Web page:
Subject/Curriculum Leader: Helen Marshall/Gemma MacDonald
Textiles is delivered through the Design Technology subject areas. In principle students follow a design, make and evaluate learning process.
Students identify and solve their own design problems and understand how to reformulate problems given to them. They develop specifications to inform the design of innovative, functional and appealing products that respond to needs in a variety of situations
use a variety of approaches to generate creative ideas develop and communicate design ideas using annotated sketches, detailed plans, 3-D and mathematical modelling, oral and digital presentations.
Students select from and use specialist tools, techniques, processes, equipment and machinery precisely, including computer-aided manufacture, select from and use a wider, more complex range of materials, components and ingredients, taking into account their properties.
Students analyse the work of past and present professionals and others to develop and broaden their understanding investigate new and emerging technologies test, evaluate and refine their ideas and products against a specification, taking into account the views of intended users and other interested groups understand developments in design and technology, its impact on individuals, society and the environment, and the responsibilities of designers, engineers and technologists
Additional technical knowledge
Students understand and use the properties of materials and the performance of structural elements to achieve functioning solutions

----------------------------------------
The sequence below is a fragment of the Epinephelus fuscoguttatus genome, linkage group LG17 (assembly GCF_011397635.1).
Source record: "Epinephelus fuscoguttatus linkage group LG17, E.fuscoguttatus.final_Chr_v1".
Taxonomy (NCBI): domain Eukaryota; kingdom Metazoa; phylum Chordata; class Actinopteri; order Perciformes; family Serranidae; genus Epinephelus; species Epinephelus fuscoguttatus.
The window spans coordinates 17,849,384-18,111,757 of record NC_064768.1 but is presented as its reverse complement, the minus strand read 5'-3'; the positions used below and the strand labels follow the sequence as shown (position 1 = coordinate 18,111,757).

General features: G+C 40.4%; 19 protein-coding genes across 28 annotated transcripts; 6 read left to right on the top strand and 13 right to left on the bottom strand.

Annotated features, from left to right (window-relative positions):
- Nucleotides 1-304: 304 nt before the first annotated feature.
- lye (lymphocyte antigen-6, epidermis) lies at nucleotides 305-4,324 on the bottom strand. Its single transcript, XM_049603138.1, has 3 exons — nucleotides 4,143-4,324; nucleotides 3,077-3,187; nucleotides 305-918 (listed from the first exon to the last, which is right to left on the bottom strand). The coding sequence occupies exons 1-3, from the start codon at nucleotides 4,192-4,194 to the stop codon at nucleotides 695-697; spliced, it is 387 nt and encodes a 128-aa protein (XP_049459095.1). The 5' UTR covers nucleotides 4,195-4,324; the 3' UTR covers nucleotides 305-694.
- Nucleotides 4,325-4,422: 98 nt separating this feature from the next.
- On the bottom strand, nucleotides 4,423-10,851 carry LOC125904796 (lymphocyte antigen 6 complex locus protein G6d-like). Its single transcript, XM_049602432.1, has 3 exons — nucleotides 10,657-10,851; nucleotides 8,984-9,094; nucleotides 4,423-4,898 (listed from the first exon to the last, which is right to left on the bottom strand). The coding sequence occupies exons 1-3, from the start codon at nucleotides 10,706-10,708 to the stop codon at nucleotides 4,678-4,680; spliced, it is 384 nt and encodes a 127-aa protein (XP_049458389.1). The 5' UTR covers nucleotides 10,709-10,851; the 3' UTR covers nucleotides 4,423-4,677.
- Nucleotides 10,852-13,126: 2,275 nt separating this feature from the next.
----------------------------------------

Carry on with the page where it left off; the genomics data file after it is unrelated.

understand how more advanced electrical and electronic systems can be powered and used in their products [for example, circuits with heat, light, sound and movement as inputs and outputs]
We have a well-stocked textiles specialist teaching room with sewing machines and heat presses.
Textiles is taught one lesson per fortnight.
Key Stage 3
I created a monster project:
Students design and create their own e-textiles monster inspired by the work of Jon Burgerman, incorporating smart textiles and conductive thread to make a soft toy monster that lights up.
Students learn about the properties of a range of materials, including plastics, metals and papers. They experiment with ways to join, connect and fasten these for construction and decoration purposes. They will use and learn about the sewing machine alongside other specialist tools and tools to experiment.
Students learn about how designer choices can affect the wider world and environment. They study the life cycle of a pair of jeans, its product carbon footprint and how refusing, reusing and recycling items is important. Students force and stress test new materials and use this information to inform their decision on which materials they will use to create their own storage bag. Examples include a thermal lunchbox or waterproofed shower bag.
Key Stage 4
Students will study AQA GCSE DESIGN AND TECHNOLOGY
They will learn about designing and making of textiles-based items.
This could include:
Cushions, clothing, bags, toys, decorations, lampshades and other products that involve fabric etc.
A wide range of decorative techniques used to enhance the fabric such as batik, applique, trapunto and dyeing, as well as complex methods of assembling textile products by hand, or sewing machine.
Pattern drafting, cutting, measuring.
Pleating, weaving, embroidery, applique etc.
50% coursework based around research, designing and making a textiles product.
50% theory exam based around Core technical principles
• at least 15% of the exam will assess Maths
• at least 10% of the exam will assess Science
With a focus on textiles future employment could include:
Pattern draper, menswear, women, children's and handbags designer.
Seamstress and alterations, Textiles design manager and designer, bedding and homewares designer, costume designer/maker or merchandiser, buyer or marketing.